Lightbox tips?

Discussion in 'Commercial/Product photography' started by nuevomejico, Oct 10, 2016.

  1. nuevomejico

    nuevomejico TPF Noob!

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    Hello all!
    New person on the forums here so I apologize in advance if this is on the wrong thread. I recently started a business selling safety razors and I am trying to get some nice pictures of them to put online. I built a light box out of tissue paper and poster board and started shooting. The pictures just aren't quite what I wanted yet and I wanted to get some advice from some pros. Here is what I have so far;

    These are all taken with my only DSLR, a Canon EOS Rebel T5 with the kit lense, an EFS 18-55mm.
    • Camera on tripod, lens image stabilization turned off
    • Aperture priority setting
    • f36 (put it at the highest setting so I could keep the whole razor in focus, not sure if this is necessary or perhaps detrimental)
    • iso 100
    • exposure ~1.3 s (determined by camera, not me)
    • Exposure compensation 1.6
    • Shooting in RAW (.CR2)
    • manual focus on part of razor nearest to camera
    • 2 second timer delay to ensure steadiness
    • WB = Tungsten (3200k)

    My light box consists of tissue paper and poster board and three 100 watt bulbs place on the sides and top.
    [​IMG]

    These are the photos I have been getting. This is straight from the camera, no post except converting to JPEG for hosting.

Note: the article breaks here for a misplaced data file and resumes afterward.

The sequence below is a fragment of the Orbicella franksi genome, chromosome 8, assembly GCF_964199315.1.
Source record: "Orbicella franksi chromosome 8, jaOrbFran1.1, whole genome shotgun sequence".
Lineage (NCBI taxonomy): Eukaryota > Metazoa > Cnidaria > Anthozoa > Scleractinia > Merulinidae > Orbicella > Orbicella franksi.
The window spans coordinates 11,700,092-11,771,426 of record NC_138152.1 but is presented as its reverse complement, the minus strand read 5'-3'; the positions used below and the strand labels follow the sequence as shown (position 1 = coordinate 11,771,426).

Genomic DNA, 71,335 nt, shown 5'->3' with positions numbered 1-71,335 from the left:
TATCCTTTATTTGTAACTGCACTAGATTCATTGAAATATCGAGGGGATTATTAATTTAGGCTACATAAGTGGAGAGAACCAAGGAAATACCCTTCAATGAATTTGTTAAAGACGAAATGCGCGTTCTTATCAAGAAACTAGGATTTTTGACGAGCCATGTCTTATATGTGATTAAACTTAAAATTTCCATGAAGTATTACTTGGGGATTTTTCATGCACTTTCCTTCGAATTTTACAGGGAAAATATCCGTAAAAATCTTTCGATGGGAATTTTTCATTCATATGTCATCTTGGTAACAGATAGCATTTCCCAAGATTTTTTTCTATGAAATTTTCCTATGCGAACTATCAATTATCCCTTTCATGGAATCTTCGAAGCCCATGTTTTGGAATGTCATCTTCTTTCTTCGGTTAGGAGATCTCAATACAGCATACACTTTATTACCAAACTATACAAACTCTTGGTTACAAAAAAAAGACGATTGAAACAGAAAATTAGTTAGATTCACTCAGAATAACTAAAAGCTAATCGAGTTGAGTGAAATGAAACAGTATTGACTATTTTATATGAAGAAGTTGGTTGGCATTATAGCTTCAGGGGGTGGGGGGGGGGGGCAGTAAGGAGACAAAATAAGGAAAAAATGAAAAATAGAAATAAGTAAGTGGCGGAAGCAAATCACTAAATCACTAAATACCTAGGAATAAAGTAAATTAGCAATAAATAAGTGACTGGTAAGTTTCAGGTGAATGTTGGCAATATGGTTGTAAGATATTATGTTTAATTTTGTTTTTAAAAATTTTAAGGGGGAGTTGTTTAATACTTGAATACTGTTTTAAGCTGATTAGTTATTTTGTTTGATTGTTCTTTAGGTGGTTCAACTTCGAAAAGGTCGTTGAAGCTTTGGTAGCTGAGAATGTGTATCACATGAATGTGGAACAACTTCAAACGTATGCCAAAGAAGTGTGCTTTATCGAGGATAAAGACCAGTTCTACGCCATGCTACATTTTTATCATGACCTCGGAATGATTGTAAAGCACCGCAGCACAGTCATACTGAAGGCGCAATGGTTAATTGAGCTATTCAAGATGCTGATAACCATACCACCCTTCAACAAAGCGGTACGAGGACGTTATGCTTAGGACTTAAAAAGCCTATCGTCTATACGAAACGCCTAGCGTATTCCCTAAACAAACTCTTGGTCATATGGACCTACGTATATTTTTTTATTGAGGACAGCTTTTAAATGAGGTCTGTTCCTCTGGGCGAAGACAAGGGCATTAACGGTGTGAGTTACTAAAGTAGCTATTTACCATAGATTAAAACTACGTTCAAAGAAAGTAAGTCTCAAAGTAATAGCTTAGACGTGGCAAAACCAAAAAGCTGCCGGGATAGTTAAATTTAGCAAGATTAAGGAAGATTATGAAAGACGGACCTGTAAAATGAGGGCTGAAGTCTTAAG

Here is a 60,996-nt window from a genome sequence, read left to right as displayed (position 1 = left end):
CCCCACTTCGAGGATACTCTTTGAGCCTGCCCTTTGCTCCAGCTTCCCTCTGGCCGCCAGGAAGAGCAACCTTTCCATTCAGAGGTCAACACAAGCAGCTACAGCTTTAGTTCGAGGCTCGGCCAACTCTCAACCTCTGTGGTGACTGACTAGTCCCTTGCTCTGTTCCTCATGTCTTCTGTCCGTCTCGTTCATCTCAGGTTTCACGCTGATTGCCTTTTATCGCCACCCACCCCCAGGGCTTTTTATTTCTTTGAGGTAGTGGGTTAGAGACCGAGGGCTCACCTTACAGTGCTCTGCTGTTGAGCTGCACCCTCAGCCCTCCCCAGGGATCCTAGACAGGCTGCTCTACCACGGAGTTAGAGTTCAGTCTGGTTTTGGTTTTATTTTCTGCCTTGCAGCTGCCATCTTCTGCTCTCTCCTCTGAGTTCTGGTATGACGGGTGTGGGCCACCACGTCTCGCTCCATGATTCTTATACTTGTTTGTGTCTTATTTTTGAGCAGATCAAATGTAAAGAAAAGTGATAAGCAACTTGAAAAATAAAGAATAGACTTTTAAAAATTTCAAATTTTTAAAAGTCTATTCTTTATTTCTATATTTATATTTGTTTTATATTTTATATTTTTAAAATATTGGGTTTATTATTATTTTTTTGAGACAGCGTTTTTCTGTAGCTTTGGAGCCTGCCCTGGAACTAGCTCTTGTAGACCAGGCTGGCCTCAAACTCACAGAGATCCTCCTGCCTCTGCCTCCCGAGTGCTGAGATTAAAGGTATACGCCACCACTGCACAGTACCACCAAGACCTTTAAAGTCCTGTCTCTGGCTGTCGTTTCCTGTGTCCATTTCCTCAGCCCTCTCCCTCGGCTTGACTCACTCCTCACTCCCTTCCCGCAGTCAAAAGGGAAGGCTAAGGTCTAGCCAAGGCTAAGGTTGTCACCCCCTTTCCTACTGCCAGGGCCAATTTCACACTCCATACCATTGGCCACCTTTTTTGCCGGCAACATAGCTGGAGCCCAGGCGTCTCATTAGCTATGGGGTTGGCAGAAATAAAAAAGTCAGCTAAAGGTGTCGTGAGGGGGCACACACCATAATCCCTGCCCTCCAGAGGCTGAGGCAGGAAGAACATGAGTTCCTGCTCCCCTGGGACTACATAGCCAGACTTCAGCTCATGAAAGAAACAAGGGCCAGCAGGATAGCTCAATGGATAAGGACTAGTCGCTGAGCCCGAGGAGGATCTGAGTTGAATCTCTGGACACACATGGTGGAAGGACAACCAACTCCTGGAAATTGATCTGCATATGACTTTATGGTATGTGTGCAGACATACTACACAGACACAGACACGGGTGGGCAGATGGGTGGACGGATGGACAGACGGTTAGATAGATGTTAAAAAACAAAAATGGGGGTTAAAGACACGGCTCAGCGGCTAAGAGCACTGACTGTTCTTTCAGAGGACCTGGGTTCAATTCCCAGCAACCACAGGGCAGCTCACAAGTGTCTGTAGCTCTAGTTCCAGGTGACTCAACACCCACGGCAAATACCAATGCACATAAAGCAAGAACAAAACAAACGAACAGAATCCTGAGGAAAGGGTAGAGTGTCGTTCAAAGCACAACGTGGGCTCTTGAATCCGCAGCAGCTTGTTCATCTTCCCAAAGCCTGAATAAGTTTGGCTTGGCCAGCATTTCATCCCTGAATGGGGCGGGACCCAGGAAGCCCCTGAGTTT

[​IMG]
    [​IMG]
    [​IMG]
    [​IMG]

    These are the pictures I took. I think my White Balance is off but the Tungsten setting looked best on the camera LCD. As soon as I get the pictures on my computer they look red/orange/yellow.

    Is my light box too ghetto? Is my white balance off? Is my camera/lens too cheap?

    Any feedback or tips are welcome. Perhaps things to do in post?


     
  2. Designer

    Designer Been spending a lot of time on here!

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    I'm not a big fan of your light color. I think if you invested in some electronic flash units you might have better luck.

    Here's my attempt at working it over a bit:

    stock-photo-176965281 - Version 2.jpg
     
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  3. nuevomejico

    nuevomejico TPF Noob!

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    I understand that light is a problem. Are there any settings I can change to make my whites actually white?
     
  4. Designer